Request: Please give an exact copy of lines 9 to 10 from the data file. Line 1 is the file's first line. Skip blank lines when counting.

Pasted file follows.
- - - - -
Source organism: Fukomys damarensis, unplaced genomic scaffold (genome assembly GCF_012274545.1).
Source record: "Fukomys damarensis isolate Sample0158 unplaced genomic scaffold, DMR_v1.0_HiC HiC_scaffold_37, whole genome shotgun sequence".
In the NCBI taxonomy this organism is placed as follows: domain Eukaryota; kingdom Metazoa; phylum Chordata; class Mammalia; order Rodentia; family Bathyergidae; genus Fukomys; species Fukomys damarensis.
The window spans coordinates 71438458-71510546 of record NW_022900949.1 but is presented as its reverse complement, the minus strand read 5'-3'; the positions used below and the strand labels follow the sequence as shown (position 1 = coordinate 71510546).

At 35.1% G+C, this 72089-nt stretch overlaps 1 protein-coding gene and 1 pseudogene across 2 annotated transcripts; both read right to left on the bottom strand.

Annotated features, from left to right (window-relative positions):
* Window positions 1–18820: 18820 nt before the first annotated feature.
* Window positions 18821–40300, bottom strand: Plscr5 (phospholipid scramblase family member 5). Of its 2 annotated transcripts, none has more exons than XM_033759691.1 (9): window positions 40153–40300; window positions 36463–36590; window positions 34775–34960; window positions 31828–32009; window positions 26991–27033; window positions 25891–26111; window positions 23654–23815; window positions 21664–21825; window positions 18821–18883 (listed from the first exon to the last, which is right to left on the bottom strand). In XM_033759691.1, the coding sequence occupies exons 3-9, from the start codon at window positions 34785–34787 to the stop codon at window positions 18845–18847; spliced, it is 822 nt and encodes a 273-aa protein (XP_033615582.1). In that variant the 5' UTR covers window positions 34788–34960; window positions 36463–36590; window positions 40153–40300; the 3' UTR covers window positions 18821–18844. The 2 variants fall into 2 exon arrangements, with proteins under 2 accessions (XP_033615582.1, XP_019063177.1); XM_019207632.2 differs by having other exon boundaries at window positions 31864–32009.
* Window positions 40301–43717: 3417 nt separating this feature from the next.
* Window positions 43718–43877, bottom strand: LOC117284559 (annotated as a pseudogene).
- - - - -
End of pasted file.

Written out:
* Window positions 40301–43717: 3417 nt separating this feature from the next.
* Window positions 43718–43877, bottom strand: LOC117284559 (annotated as a pseudogene).